What are Mainframes?

Mainframe computers, also known as “big iron,” power things from credit card processing to airline ticketing. How do they work, and what makes them different from other large-scale devices like supercomputers?

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Thanks to Connor Krukosky for his assistance with this episode.

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46 thoughts on “What are Mainframes?

  • For some reason it is impossible to explain a journalist the difference between a supercomputer and a mainframe. They claim that the public is unable to understand the difference and as a consequence they have an obligation not to understand it either.

  • I am glad you created this video. I used to work on a pair of mainframes at a large global car manufacturer and I assisted there with the mainframes SNA connectivity amongst other things (SNA is kind of like TCP/IP but for mainframes). Mainframes are often kicked in the teeth because PC's obviously outsell them, are ubiquitous and few have true experience with them in order to make a realistic comparison to a PC. As you say, they are architecturally almost completely different and built from the ground up to work with a different kind of load to what is PC is meant for. Because of a mainframe's architecture, it can support hundreds if not thousands of users with a 1/10th of the RAM a PC would need for it to battle to cope with just one neurotic high-end user. But of course, a mainframe ain't built for making pretty pictures like a PC is. These machines live in a different but parallel dimension

  • Nice of you to assume I want a mainframe for playing games. I'd instead want one, perhaps, for use with an MMO, working with Eve Online-esque cluster servers.

  • I used to work at a company that WAS NOT IBM, that built mainframes, some of them were the large rack type that were 6 or 8 feet tall, and FILLED with boards and processors, other mainframes were small rack mount types that were used in aircraft, and ships that like you said were for redundant functions!! We even built the related boards and hardware that went into those mainframes as well!!! And part of my job was "box building" which was actually putting the wire harnesses and the metal cabinets themselves together!!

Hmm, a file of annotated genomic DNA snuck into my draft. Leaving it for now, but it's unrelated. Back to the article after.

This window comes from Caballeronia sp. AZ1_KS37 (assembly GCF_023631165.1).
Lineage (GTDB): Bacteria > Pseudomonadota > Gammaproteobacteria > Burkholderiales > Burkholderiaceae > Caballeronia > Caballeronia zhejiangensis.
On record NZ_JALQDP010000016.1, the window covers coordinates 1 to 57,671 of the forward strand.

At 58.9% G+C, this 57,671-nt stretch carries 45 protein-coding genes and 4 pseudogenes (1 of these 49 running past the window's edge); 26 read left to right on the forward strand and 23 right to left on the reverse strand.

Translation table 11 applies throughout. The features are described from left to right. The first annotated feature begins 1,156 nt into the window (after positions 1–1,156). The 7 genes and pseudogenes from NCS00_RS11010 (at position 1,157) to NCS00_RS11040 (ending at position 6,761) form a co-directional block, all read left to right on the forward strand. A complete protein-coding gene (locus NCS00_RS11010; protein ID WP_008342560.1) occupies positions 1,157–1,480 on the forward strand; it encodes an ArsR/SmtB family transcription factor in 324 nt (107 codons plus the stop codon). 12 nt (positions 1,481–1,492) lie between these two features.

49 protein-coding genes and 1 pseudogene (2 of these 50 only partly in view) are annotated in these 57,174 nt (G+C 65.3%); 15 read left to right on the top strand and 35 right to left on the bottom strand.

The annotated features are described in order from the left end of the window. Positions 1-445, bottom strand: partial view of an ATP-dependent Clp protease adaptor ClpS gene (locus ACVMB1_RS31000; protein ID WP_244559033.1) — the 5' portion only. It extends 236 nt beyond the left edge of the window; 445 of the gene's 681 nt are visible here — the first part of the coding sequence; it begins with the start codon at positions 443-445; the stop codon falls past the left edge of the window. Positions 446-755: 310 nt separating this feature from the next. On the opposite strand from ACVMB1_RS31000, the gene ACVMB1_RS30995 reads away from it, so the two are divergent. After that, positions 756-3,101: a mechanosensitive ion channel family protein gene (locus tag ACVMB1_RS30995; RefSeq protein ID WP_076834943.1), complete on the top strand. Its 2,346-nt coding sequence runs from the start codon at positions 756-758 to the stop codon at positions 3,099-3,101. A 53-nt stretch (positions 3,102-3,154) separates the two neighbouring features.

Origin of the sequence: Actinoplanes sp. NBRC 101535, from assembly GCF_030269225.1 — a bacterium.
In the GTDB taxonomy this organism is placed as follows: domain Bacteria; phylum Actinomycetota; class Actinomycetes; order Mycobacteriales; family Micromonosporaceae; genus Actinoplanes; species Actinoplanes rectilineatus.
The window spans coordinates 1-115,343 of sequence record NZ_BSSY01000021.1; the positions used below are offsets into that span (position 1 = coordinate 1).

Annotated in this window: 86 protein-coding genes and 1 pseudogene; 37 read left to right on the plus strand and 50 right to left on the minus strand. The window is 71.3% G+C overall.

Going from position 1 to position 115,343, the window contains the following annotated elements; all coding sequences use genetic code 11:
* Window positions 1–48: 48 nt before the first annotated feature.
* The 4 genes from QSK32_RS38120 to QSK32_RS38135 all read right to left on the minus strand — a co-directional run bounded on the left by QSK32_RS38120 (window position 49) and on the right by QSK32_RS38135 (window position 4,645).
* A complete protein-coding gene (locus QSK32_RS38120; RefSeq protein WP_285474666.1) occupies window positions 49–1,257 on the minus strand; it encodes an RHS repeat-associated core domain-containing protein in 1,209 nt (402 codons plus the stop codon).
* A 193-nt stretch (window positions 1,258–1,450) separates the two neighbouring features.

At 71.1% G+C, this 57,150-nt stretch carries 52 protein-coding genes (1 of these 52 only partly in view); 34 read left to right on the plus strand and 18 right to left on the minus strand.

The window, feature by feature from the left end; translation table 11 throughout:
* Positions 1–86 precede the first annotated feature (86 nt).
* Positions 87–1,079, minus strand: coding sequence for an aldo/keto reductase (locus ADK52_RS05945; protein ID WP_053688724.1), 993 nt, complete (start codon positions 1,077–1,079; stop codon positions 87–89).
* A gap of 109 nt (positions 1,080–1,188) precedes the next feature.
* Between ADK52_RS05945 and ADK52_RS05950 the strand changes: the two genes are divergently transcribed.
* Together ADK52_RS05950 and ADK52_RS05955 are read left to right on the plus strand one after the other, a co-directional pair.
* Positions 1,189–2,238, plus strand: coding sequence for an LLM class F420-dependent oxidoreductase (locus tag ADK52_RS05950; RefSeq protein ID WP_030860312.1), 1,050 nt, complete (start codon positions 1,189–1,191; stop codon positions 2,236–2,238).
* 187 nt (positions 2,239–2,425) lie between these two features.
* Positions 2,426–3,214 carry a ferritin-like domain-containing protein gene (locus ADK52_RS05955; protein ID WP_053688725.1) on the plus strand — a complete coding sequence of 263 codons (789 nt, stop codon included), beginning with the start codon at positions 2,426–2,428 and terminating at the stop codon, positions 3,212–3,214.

Sorry for those folks who hate people who edit their posts….but I had to add this here!!! Linus you forget mainframes are NOT only used at stores or other traditional businesses! Mainframes IN FACT are still a major part of places like NASA sure….BUT they also run Google and Amazon as well as Ebay, so there are a lot of places that use mainframe computers, and at a different company I worked at we built printers for companies like Target retail stores, and we had a room in the build known as the "IT Jungle" that was about 20 foot by 20 foot room with probably 30 mainframes STUFFED in it, that were all daisy chained together for our "in house" computer network AND print function back up!! In fact ONE of the mainframes was set up as our own personally "in house" server, and with a few clicks of a mouse on ANY computer, they could update ALL the software to the mainframe that ran all the other networked printer test computers!!